BIM in Practice
From the beginning of schematic design through construction administration, PRA created and managed a rich, detailed 3D model of the the project. By sharing the model with project consultants and the construction manager early in the process, the model enabled a quick understanding of the materials, spatial requirements, coordination challenges, and schedules that would be required to complete the project. This allowed for constructability and cost optimization early in the process, creating significant savings well before the completion of construction documents.
From trade coordination and clash detection in earlier project phases, to 4D scheduling and punch lists during construction administration, BIM added incalculable value and peace of mind to the client's goals: a safe, efficient, and under-budget project.
As Executive Architect, working with EYP Architecture & Engineering, PRA led a multi-faceted approach to creating a cohesive design process that combined the programmatic needs of the University with the opportunities afforded by the site and the nature of the project. Throughout the process, PRA maintained a congruent focus on the pragmatic requirements of the University, especially regarding scheduling, budget, and the facilitation of progress in conjunction with FSU's Master Plan.
In addition to an increase in student capacity, particular focus was placed on the quality and number of common spaces in the new structure, particularly given the role that such spaces can play in student development and fostering a sense of community on campus. As such, each floor features at least one student lounge area with a flat-screen television, ample daylighting, and comfortable, flexible furniture. They are located in proximity to entrances to floors and common circulation, and make use of warm, natural finishes and visual connections to foster a sense of comfort and ownership of the spaces by students. Floors also contain small study rooms, providing a dedicated space for collaborative academic work furnished with desks, chairs, and white boards.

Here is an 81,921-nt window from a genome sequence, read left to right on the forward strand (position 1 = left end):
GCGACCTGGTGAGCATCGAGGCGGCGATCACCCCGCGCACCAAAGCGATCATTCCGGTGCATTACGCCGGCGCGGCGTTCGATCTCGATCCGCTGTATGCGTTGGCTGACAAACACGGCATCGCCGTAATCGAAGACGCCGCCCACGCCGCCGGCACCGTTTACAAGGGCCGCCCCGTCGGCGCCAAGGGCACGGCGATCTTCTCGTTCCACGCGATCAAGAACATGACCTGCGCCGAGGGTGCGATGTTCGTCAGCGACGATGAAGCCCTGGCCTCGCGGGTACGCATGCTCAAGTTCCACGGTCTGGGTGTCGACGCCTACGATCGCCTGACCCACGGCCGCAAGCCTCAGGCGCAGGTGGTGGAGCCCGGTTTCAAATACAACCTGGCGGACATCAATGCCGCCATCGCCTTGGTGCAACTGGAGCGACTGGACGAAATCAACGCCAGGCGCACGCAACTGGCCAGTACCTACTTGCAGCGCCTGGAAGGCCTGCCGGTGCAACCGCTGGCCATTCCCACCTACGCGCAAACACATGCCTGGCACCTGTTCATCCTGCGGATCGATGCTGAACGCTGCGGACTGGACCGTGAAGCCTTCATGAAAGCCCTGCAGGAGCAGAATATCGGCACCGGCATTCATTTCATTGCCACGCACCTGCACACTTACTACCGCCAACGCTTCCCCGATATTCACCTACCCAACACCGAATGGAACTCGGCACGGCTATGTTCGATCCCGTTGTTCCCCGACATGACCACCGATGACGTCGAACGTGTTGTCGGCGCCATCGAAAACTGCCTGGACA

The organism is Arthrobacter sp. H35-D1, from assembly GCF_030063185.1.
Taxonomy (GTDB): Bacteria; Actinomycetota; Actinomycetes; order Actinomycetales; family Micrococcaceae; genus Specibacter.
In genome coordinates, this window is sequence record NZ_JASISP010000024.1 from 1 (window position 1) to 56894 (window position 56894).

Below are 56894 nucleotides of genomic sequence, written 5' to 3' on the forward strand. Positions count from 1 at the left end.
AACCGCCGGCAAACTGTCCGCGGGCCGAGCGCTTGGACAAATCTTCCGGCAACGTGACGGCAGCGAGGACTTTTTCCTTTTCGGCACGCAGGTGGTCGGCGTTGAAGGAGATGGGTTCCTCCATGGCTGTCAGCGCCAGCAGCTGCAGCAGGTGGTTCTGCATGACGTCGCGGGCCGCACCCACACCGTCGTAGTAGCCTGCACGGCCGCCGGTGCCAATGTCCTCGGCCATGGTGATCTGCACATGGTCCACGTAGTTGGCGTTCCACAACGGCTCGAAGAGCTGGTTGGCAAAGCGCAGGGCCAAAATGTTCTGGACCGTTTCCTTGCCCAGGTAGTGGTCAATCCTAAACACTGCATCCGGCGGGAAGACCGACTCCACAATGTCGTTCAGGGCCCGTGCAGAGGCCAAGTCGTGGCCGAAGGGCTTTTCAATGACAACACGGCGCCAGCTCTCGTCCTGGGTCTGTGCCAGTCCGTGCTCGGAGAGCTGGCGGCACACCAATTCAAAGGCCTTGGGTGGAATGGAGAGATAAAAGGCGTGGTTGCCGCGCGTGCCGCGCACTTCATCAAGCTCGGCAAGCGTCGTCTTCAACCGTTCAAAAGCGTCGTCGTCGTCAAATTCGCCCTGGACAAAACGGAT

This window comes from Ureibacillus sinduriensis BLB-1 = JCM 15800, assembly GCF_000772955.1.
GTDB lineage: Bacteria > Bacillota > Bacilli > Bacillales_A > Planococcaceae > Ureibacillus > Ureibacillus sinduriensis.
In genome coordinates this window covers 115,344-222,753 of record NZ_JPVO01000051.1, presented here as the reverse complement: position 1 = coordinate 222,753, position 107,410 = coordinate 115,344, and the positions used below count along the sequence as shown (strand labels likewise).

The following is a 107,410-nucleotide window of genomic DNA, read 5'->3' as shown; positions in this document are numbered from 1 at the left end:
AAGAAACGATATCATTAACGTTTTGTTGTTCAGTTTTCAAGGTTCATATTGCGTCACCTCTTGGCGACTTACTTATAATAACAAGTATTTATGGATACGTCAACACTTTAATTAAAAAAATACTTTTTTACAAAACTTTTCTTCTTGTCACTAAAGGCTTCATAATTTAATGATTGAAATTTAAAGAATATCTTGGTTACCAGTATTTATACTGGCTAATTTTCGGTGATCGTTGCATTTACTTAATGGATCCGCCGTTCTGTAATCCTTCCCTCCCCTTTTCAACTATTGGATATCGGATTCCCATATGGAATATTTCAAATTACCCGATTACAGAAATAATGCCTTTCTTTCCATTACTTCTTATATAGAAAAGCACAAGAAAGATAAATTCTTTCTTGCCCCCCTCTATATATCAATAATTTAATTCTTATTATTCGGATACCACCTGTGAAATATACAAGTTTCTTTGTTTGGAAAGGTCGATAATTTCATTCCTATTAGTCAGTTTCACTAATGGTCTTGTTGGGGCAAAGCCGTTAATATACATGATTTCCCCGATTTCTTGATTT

Of particular emphasis during schematic design was the provision of high-quality common student spaces. Such spaces require much more than just a given number number of square feet per student- they demand thoughtful placement, designed in a welcoming manner that is appropriately sized and equipped for both formal and informal student use. A successful space provides the primary venue for informal student development and connections, and contributes mightily to a sense of belonging and placemaking that universities need in the 21st century.
PRA led a highly interactive and effective design charrette, resulting in a streamlined process of decision making. The lively meeting allowed college stakeholders to review and comment on presented materials as they developed, and provided a forum for discussion and feedback to help establish steps for moving the project forward in a productive manner.
The students have themselves to thank for many of North Hall's cooler features, such as built-in cork boards and whiteboards outside each room and the modern-looking seats and chairs in lounge areas.
"We had a design charrette at the beginning of the project," Cochran said, with students and staff among the participants. "We kind of all sat down together and talked about people's visions of what they wanted the new residence hall to be."